New Quadraphonic Highway
First Appeared at The Music Box, July 2001, Volume 8, #7
Written by Michael Karpinski
At first glance, the name Russ Tolman would seem ill-suited to the rich, mythic milieu of the traveling balladeer. "Tax attorney," "gas-station mechanic," "tollbooth attendant" — now these are the sort of water-torture tedious vocations that "Russ Tolman" conjures and connotes. But just as some of life's most satisfying surprises come wrapped in plain paper packaging, some vagabond talents possess just enough charm, cheek, and chutzpah to transcend their monotonous monikers and chisel themselves a legitimate — if nondescript — niche in the collective pop conscious. Over the past decade-and-a-half, Russ Tolman has done just that, systematically establishing himself as the driest of deadpan drones in a hive shrieking with queens — an unassuming troubadour for whom style and substance have never been mutually exclusive.
Ever since his stint with the short-lived, left-coast collective True West ended in 1985, Tolman has been moseying from music scene to music scene (Los Angeles, San Francisco, France), casually hitching his wagon to a succession of little-known associates. On his seventh solo release New Quadraphonic Highway, fellow San Franciscans Map of Wyoming sidle by for a bit of recorded horseplay, helping to flesh out a record that has character to spare but is never perversely quirky. Thus, such "eccentric" instruments as banjo, accordion, and old analog synths serve as enhancements, not distractions — and songs that draw inspiration from radically disparate sources peacefully coexist without ever seeming piecemeal or grab-bag. Indeed, Tolman is equally at ease navigating the platinum paths of Nashville (Quadraphonic Highway's wagon-train gait and pedal-steel peal suggest a Glen Campbell/Jimmy Webb demo crossed with Harry Nilsson's Everybody's Talkin') as he is negotiating the golden roads of Motown (Respect & Consideration's funky wah-wah conjures Smokey Robinson jamming with the E Street Band). Elsewhere, Empty Bottle sounds like Vic Chesnutt heading a Mexican funeral procession; the Frampton-flattering Tolman Comes Alive features the peaceful, easy stylings of Glenn Frey-on-lead Eagles; and the simultaneously buoyant and beguiling That's Not the Way benefits from a generous helping of Flaming Lips whimsy — with Tolman's salsa-flavored, talk-sing references running the gamut from pop-obvious (Charlie's Angels) to cult-clique enigmatic (Bruce Dern movies; Dr. Who).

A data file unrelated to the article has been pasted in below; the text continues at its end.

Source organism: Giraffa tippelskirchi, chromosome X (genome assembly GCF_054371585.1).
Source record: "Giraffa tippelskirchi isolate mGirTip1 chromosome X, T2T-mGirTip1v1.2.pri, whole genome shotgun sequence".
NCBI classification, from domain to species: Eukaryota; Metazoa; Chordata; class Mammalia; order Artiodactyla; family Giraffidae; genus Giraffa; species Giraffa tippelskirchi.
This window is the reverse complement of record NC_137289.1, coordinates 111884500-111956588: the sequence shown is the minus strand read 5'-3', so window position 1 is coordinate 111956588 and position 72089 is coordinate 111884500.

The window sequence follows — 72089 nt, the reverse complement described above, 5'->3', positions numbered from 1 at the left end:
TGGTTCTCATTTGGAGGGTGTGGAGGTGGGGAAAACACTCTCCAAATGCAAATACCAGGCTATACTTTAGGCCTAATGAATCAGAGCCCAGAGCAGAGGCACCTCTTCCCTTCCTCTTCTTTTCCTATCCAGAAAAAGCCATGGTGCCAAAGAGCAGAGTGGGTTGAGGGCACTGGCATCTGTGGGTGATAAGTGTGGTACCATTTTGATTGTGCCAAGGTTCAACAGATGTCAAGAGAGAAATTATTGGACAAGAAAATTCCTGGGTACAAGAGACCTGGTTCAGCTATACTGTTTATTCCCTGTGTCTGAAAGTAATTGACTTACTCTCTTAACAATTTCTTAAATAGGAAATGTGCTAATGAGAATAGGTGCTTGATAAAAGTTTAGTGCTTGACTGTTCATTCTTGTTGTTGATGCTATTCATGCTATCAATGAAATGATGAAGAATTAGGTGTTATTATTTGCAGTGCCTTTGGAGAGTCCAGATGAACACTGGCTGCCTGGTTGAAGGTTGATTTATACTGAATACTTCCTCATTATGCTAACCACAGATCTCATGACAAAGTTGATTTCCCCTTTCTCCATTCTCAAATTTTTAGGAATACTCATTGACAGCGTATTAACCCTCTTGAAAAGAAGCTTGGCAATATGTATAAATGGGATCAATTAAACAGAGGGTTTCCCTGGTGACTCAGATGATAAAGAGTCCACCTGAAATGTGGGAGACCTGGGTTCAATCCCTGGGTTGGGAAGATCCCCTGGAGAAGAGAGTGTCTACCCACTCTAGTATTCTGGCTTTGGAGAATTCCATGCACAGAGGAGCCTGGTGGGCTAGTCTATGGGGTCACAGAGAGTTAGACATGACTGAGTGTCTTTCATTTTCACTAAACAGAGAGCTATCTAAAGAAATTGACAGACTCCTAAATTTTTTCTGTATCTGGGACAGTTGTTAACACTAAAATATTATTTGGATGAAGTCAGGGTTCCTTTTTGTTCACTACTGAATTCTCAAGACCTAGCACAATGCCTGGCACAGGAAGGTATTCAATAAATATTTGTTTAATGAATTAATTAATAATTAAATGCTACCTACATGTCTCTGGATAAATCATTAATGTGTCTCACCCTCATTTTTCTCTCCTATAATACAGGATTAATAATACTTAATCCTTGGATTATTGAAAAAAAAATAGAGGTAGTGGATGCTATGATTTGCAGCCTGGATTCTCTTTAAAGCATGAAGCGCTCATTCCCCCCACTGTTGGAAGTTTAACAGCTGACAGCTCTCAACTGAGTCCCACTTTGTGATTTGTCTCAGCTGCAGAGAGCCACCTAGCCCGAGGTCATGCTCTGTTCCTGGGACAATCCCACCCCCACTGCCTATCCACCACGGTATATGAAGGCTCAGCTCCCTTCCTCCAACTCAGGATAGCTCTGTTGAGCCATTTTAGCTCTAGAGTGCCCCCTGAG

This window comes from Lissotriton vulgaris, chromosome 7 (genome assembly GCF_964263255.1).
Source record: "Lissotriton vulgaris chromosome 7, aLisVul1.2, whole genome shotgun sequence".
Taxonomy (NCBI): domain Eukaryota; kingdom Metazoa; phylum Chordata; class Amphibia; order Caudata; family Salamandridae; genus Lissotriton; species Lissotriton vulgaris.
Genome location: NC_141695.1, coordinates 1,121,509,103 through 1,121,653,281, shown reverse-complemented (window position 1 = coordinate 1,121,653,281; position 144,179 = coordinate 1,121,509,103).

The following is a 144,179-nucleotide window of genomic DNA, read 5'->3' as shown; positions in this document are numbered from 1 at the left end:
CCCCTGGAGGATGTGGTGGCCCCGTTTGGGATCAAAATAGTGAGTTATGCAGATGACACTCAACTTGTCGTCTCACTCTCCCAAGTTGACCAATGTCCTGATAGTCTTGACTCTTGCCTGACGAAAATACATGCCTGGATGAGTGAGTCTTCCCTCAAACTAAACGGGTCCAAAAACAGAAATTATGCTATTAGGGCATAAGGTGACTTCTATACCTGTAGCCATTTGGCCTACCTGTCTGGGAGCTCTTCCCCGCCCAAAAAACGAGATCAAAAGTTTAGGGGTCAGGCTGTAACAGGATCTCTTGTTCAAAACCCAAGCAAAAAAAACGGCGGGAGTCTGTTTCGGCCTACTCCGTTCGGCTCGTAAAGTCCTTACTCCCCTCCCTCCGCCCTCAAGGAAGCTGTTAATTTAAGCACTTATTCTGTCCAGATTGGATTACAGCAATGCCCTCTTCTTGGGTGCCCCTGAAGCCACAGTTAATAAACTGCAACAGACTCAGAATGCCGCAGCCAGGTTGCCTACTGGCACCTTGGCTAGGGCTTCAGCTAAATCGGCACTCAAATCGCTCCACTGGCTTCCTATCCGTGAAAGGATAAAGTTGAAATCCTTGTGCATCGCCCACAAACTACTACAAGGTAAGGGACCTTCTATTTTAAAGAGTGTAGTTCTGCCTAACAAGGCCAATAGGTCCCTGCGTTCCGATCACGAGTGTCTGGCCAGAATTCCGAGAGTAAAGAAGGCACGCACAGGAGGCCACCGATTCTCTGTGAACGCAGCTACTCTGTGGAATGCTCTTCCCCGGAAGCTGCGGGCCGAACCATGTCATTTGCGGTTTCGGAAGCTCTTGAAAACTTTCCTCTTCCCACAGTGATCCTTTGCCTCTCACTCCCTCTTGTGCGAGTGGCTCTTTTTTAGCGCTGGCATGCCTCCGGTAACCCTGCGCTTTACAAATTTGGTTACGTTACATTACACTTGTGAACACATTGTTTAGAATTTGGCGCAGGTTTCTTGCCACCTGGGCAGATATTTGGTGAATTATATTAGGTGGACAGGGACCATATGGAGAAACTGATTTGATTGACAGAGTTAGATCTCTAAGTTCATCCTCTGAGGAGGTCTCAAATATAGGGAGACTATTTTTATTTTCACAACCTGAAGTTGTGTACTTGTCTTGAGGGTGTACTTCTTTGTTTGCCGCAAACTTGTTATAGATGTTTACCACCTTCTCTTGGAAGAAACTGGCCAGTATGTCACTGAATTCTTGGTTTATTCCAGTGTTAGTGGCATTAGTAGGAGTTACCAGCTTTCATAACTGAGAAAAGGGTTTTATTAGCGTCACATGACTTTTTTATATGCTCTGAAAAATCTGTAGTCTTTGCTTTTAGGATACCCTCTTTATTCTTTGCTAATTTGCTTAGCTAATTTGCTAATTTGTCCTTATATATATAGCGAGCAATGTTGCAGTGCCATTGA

Now that he's fast approaching the skull-and-crossbones-foreboding signpost of 50, it would seem safe to assume that Russ Tolman long ago accepted the deafening echo of his own anonymity. But not for this resilient songslinger are the fickle, nickname-as-gimmick games played by the P Diddy's and J.Lo's of the sonic cosmos. After all — christened as he is with a name that so aptly embodies his laid-back, wacky-weed rambles through Paisley-Underground Americana — to change it solely for the sake of commercial cachet would be to engage in the most shallow and tragic of blasphemies.
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1 Star: Pitiful
2 Stars: Listenable
3 Stars: Respectable
4 Stars: Excellent
5 Stars: Can't Live Without It!!
Copyright © 2001 The Music Box